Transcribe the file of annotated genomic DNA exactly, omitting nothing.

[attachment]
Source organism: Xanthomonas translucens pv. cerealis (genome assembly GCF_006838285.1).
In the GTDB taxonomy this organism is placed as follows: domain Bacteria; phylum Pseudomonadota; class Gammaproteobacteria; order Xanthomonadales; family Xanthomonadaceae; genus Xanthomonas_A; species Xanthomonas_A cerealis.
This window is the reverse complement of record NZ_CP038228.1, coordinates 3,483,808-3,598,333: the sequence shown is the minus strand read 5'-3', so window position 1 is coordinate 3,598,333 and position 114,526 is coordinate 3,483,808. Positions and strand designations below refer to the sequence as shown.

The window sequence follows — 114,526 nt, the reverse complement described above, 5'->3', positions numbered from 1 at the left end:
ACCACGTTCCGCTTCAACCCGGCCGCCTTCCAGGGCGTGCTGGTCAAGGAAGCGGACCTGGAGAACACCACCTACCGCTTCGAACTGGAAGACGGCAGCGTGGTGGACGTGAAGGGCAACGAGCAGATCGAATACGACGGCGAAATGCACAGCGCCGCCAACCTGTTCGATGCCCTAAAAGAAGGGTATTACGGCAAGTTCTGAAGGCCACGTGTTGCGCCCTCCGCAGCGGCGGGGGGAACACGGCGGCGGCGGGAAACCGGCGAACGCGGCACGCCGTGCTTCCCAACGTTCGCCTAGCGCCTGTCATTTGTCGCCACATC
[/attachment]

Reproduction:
Source organism: Xanthomonas translucens pv. cerealis (genome assembly GCF_006838285.1).
In the GTDB taxonomy this organism is placed as follows: domain Bacteria; phylum Pseudomonadota; class Gammaproteobacteria; order Xanthomonadales; family Xanthomonadaceae; genus Xanthomonas_A; species Xanthomonas_A cerealis.
This window is the reverse complement of record NZ_CP038228.1, coordinates 3,483,808-3,598,333: the sequence shown is the minus strand read 5'-3', so window position 1 is coordinate 3,598,333 and position 114,526 is coordinate 3,483,808. Positions and strand designations below refer to the sequence as shown.

The window sequence follows — 114,526 nt, the reverse complement described above, 5'->3', positions numbered from 1 at the left end:
ACCACGTTCCGCTTCAACCCGGCCGCCTTCCAGGGCGTGCTGGTCAAGGAAGCGGACCTGGAGAACACCACCTACCGCTTCGAACTGGAAGACGGCAGCGTGGTGGACGTGAAGGGCAACGAGCAGATCGAATACGACGGCGAAATGCACAGCGCCGCCAACCTGTTCGATGCCCTAAAAGAAGGGTATTACGGCAAGTTCTGAAGGCCACGTGTTGCGCCCTCCGCAGCGGCGGGGGGAACACGGCGGCGGCGGGAAACCGGCGAACGCGGCACGCCGTGCTTCCCAACGTTCGCCTAGCGCCTGTCATTTGTCGCCACATC